Kartones Blog

Be the change you wanna see in this world

Book Review: Peopleware: Productive Projects and Teams

Using my commute time I've just finished reading another book, this time about people and team management. And after a nice example on the web of a review including side-notes, I've decided to copy the idea and also provide some notes when worth it. I just take screenshots from the tablet or mini-notes if is a Kindle e-book, so don't expect anything fancy or detailed.

Review

Peopleware book cover

Title: Peopleware: Productive Projects and Teams

Author: Tom DeMarco, Tim Lister

The review is based on the 3rd edition, which about a book that was first written at 1987 is significant.
I was recommended this book and given that I now have to manage a small development team and interact more actively with the full organization of the company I gave it high priority on my reading list. Ther results are quite satisfying, I can't but agree on so many points about how things should be done.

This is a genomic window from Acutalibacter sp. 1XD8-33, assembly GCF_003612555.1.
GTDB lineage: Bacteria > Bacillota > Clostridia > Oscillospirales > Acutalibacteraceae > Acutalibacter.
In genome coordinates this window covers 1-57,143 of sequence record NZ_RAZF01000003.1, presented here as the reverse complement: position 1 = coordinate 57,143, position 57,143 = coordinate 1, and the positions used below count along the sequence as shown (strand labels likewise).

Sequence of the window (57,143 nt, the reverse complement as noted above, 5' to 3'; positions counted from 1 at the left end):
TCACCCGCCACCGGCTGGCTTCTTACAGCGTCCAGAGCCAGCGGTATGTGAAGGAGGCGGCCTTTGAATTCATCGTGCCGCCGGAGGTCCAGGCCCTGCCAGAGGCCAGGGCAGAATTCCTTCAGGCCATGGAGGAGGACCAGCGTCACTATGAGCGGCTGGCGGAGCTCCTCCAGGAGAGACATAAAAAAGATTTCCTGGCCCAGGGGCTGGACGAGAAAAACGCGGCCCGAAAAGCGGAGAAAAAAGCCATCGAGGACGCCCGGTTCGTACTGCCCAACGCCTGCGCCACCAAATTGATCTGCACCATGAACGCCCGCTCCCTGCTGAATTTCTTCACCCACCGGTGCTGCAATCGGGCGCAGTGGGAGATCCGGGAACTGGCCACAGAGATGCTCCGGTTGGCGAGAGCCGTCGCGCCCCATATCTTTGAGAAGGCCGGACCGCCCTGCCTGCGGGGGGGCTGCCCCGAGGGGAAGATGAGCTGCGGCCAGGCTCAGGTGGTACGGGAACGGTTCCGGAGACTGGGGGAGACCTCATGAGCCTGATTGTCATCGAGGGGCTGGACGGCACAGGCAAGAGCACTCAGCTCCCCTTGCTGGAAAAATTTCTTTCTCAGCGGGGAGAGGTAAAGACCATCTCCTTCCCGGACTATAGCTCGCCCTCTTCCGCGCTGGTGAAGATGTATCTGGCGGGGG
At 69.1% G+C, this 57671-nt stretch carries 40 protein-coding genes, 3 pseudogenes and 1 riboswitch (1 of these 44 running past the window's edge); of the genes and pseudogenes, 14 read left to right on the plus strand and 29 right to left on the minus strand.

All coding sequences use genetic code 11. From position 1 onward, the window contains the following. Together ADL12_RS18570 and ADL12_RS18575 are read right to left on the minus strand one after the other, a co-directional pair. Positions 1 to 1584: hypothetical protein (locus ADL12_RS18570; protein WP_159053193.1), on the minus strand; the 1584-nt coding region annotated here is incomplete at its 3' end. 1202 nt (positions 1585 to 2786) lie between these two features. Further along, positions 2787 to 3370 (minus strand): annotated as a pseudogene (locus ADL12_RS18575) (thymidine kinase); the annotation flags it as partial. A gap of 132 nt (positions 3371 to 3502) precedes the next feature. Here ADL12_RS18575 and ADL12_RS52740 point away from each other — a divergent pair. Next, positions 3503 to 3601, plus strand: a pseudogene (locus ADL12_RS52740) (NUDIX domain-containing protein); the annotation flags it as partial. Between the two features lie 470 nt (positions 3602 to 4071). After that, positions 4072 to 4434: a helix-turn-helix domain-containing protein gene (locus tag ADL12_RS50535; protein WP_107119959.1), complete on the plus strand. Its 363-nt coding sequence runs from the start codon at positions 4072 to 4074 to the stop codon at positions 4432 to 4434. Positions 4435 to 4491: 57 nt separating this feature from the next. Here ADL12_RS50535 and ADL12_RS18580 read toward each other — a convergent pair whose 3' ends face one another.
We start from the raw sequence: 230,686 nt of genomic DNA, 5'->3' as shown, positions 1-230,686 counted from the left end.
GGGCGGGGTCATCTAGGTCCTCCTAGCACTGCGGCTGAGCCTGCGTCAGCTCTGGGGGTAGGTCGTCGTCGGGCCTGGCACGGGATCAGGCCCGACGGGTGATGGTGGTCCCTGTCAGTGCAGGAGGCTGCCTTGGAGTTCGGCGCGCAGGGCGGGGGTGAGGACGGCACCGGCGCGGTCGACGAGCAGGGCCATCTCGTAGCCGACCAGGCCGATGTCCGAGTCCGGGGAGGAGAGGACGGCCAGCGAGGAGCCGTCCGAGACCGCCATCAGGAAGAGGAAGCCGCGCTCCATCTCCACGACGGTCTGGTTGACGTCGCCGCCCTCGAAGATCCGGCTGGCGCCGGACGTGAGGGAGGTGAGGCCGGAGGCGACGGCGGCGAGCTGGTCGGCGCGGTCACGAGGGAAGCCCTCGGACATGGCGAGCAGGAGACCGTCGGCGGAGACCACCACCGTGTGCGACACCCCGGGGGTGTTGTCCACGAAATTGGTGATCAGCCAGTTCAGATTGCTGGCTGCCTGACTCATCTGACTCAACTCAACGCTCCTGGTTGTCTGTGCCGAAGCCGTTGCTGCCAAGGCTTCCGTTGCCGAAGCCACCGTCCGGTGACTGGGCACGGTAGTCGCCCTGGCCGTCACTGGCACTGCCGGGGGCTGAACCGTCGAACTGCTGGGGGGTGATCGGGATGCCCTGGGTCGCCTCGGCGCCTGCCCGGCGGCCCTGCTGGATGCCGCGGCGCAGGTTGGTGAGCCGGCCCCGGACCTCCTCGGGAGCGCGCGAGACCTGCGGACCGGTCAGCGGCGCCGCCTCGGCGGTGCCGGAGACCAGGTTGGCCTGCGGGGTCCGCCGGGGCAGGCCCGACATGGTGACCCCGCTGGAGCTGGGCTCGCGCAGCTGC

Issues with traditional rules, with policies, with the furniture and office disposition, with noise, with methodologies, with people... Along the 39 chapters this book is a journey about the most common things that are handled wrongly, but also about solutions, good alternatives to those problems. Combined with quite a few real world examples (sadly usually about bad scenarios), this reading feels like almost radical because of how sincerely and plainly puts some problems.

Both the good advices and the listings of things to be wary or directly fight off are pure gold, and if I had to choose something as bad, it would be really hard... maybe that the authors' humour a few times is not of my taste (but usually it is). A more than recommended read!

Notes

Elements of a healthy organization:

  • Make a cult of quality
  • Provide lots of satisfying closure
  • Build a sense of eliteness
  • Allow and encourage heterogeneity
  • Preserve and protect successful teams
  • Provide strategic but not tactical direction